At least half of the student body of Belgrade High School walked out of their first-period classes Monday morning in protest of a school district plan to scrap a favorite teacher.
Somewhere in the neighborhood of 450 students marched around the track, some carrying picket signs in support of Lisa Nesbitt, others wearing t-shirts that read, "Students Against Teacher Abuse."
Whether their protest will change anything remains to be seen. But for some students, the protest made a difference simply because they carried it off.
"The difference has already been made because students are out here in the rain averse to something the administration believes in," sophomore Matt Powell-Palm said. "This shows that we have the ability to rally around a focal point."
At issue is Nesbitt's teaching contract, which the administration is recommending not be renewed, students said.
Nesbitt has taught at BHS for three years. She teaches global studies, American government and politics, including sections of advanced-placement government and politics.
BHS Principal Kevin McNelis said the three principals are unanimous in their recommendation that the school board not offer Nesbitt a contract for next year. The board will meet at 7 a.m., Tuesday over the issue.
A non-tenured teacher can be fired without cause, and the administration in this case has given none. If Nesbitt's contract were renewed, she would receive tenure.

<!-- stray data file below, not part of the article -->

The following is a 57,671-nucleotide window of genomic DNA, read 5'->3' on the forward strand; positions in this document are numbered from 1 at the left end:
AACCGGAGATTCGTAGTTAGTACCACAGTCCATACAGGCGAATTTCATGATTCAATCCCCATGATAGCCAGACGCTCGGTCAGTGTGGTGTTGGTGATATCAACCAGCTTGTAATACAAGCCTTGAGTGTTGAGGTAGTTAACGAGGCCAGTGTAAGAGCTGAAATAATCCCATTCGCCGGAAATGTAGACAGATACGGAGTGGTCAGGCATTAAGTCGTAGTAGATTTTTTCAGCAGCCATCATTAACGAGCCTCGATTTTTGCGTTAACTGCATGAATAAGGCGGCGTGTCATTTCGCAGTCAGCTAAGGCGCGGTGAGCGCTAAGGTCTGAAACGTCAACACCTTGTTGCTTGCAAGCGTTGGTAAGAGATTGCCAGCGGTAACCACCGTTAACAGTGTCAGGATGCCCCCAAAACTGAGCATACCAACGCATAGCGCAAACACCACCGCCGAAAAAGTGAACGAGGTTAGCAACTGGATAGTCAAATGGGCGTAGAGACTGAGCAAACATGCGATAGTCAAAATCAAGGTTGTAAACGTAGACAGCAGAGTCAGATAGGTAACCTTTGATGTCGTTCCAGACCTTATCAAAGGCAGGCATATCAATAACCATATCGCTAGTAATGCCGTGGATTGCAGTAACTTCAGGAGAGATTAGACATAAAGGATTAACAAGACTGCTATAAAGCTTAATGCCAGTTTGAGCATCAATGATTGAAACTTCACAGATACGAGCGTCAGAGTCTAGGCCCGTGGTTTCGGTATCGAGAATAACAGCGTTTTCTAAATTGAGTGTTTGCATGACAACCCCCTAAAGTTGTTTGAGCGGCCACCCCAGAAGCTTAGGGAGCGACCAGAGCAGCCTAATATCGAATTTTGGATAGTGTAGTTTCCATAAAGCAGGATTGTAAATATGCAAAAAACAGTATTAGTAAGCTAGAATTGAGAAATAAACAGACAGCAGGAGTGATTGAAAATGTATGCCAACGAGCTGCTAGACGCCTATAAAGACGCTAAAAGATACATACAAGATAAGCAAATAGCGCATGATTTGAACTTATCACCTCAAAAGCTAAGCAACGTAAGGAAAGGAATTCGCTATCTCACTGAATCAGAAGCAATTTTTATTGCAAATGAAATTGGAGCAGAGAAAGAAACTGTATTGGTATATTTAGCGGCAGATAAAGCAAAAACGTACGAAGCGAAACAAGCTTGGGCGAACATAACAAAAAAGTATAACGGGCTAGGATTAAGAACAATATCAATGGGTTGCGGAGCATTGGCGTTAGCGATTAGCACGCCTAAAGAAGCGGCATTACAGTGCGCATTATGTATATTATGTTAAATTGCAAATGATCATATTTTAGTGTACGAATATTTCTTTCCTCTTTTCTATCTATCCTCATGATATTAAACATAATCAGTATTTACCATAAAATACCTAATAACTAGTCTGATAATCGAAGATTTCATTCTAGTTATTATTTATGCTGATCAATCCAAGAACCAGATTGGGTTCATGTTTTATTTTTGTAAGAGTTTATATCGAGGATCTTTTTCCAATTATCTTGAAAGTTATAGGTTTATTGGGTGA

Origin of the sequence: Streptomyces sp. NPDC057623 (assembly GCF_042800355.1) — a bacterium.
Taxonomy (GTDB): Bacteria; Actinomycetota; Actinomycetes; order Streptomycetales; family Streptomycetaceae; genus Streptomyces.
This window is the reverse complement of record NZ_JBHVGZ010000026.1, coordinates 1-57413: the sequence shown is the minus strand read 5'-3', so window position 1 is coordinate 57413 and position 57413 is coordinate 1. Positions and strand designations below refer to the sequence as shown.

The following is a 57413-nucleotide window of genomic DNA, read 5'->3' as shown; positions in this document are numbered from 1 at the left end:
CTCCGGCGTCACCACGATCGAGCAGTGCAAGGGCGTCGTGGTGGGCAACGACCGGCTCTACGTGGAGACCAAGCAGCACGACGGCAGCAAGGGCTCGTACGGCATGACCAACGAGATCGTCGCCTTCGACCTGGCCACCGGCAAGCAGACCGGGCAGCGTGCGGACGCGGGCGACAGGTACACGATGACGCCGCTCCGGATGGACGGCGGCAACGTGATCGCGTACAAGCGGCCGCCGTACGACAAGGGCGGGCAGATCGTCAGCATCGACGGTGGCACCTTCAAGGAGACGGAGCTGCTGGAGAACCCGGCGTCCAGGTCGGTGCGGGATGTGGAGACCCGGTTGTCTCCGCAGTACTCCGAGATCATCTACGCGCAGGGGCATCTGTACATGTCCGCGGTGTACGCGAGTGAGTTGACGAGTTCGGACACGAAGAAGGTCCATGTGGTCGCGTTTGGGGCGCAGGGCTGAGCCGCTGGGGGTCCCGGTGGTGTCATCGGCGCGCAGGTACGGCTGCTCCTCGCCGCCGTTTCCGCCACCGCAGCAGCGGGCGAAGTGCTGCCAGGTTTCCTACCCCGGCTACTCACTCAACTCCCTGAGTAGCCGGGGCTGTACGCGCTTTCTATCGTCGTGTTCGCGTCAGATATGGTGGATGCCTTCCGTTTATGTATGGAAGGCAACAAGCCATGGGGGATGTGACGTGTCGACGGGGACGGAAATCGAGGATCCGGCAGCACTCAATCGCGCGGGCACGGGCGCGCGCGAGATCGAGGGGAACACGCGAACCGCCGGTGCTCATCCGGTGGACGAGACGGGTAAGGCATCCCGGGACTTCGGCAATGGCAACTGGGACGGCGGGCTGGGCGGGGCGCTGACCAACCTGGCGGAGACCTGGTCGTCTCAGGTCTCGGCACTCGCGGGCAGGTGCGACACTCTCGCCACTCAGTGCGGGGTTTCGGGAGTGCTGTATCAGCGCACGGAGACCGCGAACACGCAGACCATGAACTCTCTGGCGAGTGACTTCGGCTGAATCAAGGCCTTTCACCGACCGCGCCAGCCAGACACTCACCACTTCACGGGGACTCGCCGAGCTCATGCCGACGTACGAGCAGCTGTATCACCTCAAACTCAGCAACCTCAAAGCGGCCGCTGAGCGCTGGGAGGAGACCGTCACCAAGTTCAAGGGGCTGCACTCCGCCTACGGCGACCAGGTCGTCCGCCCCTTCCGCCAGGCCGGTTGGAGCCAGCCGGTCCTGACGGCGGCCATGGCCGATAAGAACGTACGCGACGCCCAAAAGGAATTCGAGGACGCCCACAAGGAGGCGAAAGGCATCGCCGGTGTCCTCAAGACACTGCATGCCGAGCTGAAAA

A second educator, band teacher Vi Huffman, also could lose her contract, but it was Nesbitt the students were rallying around Monday. That she is being recommended for dismissal has some students baffled, and more than a little incensed.
"She could make anything interesting and encouraged us to make our voices heard," student Billie Jo Jensen said of Nesbitt. "She underwent evaluations throughout the year flawlessly and still the high school administration has denied renewal without cause. Besides the sheer bafflement of this it could potentially ruin her career name as well."
Friday morning, upon learning of the administration's decision, students organized and sent a petition around the school, Jensen said. They reported 86 percent support for retaining Nesbitt, and will present the petition to the school board.
"A petition was started during second hour classes and by 3:30 p.m., 524 of 606 present students had signed the petition to show the school board our view," Jensen said in an e-mail. "Posters and flyers riddled the school by lunch and I myself walked the halls for the majority of the day getting signatures along with several classmates."
During Monday's walkout, students said Nesbitt has been a vocal student advocate, "working for us, not the administration," and speculated the district wants to fire her because she's also a vocal member of the teachers' union.
"They're getting rid of all the strong teachers," senior Elliott Breukelman said.
The Belgrade Education Association, the union that represents the district's teachers, has been working without a contract all year. The union and district have been unable to come to terms on pay and benefits.
McNelis declined to discuss the reasons for the administration's recommendation not to rehire Nesbitt. Superintendent Herb Benz did not return a phone call seeking comment for this story Monday morning.
We will carry expanded coverage of this story online as it develops and in our Tuesday print edition.